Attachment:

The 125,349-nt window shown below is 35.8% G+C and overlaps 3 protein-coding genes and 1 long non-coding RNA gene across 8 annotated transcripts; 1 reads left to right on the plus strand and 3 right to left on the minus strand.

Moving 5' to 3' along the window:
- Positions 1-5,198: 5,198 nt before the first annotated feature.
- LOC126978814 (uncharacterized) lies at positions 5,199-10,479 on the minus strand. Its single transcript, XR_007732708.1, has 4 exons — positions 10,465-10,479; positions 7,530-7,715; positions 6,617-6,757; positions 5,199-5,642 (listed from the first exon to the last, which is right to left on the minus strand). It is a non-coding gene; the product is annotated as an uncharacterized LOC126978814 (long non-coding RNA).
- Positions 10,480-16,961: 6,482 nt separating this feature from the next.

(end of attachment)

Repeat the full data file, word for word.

The 125,349-nt window shown below is 35.8% G+C and overlaps 3 protein-coding genes and 1 long non-coding RNA gene across 8 annotated transcripts; 1 reads left to right on the plus strand and 3 right to left on the minus strand.

Moving 5' to 3' along the window:
- Positions 1-5,198: 5,198 nt before the first annotated feature.
- LOC126978814 (uncharacterized) lies at positions 5,199-10,479 on the minus strand. Its single transcript, XR_007732708.1, has 4 exons — positions 10,465-10,479; positions 7,530-7,715; positions 6,617-6,757; positions 5,199-5,642 (listed from the first exon to the last, which is right to left on the minus strand). It is a non-coding gene; the product is annotated as an uncharacterized LOC126978814 (long non-coding RNA).
- Positions 10,480-16,961: 6,482 nt separating this feature from the next.